The divider output (L-R+SP) is also coupled to the bandpass filter 10 and the filtered output coupled to latch circuit 60, the latter circuit including comparators 12, 14, latches 16, 24, shift register 18 and gates 20, 22. The latch circuit output (3F) at the terminal 26 is coupled to an indicator 62 for a visual indication of the reception of a stereophonic signal, and is also coupled to control the mono/stereo mode switch 52. It is usually desirable to disconnect the difference signal from the matrix when no L-R information is being received. The switch 52 could be a simple voltage controlled switching transistor or a more complex circuit.

Thus, there has been shown and described a circuit for detecting one signal in a group of signals which may have varying amplitudes and frequencies. The circuit is latched when a predetermined number of consecutive cycles of the one signal have been detected, each cycle having a suitable amplitude, and the circuit is delatched only when a predetermined number of consecutive cycles have less than the suitable amplitude. In this circuit, the possibility of a false tone detect is essentially eliminated. Other modifications and variations of the circuit shown are possible and it is intended to cover all such as fall within the spirit and scope of the appended claims.

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Referenced by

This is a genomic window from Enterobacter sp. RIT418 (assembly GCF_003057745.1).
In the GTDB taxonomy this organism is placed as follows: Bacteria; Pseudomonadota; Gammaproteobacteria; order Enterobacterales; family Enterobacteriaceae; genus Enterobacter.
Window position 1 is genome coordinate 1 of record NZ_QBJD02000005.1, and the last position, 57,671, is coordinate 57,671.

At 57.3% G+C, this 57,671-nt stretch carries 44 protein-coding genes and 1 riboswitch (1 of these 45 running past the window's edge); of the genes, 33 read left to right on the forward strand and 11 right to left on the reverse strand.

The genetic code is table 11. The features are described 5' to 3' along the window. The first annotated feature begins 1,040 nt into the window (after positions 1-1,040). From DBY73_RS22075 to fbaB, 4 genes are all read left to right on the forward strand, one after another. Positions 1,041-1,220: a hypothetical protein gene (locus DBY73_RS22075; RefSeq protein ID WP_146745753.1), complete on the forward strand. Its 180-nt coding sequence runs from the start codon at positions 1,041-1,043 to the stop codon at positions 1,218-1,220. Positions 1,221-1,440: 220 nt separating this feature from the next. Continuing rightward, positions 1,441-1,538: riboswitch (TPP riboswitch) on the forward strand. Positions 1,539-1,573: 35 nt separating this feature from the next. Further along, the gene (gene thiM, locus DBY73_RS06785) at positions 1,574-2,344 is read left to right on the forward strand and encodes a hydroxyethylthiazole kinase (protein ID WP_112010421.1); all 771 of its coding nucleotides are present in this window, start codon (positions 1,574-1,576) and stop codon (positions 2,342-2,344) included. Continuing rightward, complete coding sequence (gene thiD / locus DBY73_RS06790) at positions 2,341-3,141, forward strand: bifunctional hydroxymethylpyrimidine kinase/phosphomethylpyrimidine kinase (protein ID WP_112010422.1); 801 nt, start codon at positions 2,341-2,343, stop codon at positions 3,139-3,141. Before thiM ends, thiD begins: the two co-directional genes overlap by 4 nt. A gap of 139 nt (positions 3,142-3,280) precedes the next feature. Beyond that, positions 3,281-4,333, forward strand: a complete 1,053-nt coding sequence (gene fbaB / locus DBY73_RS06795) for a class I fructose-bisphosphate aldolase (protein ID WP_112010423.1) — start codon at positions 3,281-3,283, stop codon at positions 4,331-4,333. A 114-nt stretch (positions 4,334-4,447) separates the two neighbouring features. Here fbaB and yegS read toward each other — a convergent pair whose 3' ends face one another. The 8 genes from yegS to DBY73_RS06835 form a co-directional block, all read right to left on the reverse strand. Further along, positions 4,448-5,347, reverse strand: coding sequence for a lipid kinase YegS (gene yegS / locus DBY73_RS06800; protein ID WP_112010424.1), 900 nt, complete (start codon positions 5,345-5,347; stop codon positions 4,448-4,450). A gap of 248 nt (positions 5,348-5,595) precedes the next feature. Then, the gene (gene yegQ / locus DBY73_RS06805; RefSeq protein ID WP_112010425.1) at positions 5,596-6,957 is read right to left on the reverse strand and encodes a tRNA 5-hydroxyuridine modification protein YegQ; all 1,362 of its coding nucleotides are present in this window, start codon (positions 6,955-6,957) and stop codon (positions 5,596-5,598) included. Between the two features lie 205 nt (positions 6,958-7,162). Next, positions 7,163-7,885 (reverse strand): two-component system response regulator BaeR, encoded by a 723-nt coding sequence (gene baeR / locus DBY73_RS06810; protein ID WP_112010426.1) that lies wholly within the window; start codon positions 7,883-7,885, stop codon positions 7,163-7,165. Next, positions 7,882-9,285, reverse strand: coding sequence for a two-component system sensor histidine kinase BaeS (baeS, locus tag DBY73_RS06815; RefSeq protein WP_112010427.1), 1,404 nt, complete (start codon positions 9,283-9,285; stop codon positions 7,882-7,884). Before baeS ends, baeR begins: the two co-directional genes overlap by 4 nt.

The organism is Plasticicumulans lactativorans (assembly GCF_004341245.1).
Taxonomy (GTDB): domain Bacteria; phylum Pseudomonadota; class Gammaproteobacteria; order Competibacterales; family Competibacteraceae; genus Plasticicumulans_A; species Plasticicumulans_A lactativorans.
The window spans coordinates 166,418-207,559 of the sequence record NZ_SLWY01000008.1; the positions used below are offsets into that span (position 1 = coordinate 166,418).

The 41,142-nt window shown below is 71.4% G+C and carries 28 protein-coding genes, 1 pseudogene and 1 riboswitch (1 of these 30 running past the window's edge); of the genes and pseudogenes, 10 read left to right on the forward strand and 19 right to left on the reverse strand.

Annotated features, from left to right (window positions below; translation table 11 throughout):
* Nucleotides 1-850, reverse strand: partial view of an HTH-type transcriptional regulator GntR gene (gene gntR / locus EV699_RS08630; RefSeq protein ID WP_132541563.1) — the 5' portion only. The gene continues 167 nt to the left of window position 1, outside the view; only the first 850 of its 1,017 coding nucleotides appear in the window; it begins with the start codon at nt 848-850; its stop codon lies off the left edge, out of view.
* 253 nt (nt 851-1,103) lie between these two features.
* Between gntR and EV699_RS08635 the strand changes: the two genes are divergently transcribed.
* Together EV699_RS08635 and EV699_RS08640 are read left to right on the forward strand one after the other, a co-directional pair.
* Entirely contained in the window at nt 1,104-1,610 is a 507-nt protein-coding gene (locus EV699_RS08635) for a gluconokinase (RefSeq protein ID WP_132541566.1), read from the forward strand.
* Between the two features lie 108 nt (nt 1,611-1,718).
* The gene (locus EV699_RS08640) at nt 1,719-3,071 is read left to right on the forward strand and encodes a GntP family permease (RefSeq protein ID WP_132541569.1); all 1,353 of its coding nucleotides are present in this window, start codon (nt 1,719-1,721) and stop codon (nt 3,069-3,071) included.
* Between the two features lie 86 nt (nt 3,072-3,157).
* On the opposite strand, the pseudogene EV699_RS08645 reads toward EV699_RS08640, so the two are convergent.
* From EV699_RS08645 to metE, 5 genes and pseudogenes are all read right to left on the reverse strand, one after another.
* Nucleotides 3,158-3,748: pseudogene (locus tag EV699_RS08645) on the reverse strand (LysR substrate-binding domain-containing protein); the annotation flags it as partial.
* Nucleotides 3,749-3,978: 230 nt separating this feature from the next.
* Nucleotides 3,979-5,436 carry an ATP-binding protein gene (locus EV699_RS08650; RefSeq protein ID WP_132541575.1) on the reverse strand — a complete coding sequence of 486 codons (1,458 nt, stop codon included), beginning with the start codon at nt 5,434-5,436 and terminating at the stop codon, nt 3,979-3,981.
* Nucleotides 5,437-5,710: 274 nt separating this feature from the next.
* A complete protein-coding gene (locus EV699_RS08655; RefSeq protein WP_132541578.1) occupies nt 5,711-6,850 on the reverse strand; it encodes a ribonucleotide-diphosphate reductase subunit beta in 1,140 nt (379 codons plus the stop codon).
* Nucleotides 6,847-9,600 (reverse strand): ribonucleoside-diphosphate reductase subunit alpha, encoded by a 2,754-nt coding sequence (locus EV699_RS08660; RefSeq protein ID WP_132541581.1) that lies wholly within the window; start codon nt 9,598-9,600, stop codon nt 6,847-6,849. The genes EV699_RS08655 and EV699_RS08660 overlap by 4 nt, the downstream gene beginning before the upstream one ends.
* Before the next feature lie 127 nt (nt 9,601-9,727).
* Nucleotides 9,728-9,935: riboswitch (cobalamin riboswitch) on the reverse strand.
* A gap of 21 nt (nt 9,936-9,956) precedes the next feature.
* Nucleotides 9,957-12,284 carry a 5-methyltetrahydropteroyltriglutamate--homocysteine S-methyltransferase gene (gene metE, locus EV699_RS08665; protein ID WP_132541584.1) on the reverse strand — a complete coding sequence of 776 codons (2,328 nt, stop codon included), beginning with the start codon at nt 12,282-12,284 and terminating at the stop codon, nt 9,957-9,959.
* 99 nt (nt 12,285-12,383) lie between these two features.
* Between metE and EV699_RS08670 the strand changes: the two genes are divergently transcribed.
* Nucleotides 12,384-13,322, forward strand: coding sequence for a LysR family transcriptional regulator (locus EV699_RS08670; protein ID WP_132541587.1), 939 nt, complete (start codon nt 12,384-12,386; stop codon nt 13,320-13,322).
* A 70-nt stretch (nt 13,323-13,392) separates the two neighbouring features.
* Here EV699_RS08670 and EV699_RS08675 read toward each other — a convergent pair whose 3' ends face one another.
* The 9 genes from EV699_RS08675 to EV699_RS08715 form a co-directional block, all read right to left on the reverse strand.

Citing PatentFiling datePublication dateApplicantTitle
US4503397 *Jun 17, 1982Mar 5, 1985General Motors CorporationAM Stereo pilot signal detection circuitry
US4944011 *Aug 21, 1987Jul 24, 1990Motorola, Inc.Circuit for controlling operator indicators in an AM stereo receiver
US5392347 *Jan 26, 1993Feb 21, 1995Nec CorporationRinging tone signal detecting circuit
US5809085 *Jun 28, 1995Sep 15, 1998Motorola Inc.Apparatus and method for detecting and discriminating various signal types in the presence of impulse distortions
US6771712 *Jul 27, 2001Aug 3, 2004The Pulsar Network, Inc.System for extracting a clock signal and a digital data signal from a modulated carrier signal in a receiver
US8379838Jun 5, 2007Feb 19, 2013Skyworks Solutions, Inc.Tone detector
WO2008153864A1 *Jun 2, 2008Dec 18, 2008Skyworks Solutions IncTone detector
Classifications
U.S. Classification381/15, 327/47
International ClassificationH04L27/00, H04Q9/10, H04H1/00, H04H20/49, H04B5/00
Cooperative ClassificationH04H20/49
European ClassificationH04H20/49
Legal Events
DateCodeEventDescription
Oct 17, 1994FPAYFee payment
Year of fee payment: 12
Aug 18, 1992DPNotification of acceptance of delayed payment of maintenance fee
May 5, 1992SULPSurcharge for late payment
May 5, 1992FPAYFee payment
Year of fee payment: 8
Dec 3, 1991FPExpired due to failure to pay maintenance fee
Effective date: 19910922
Apr 23, 1991REMIMaintenance fee reminder mailed
Jan 27, 1987FPAYFee payment
Year of fee payment: 4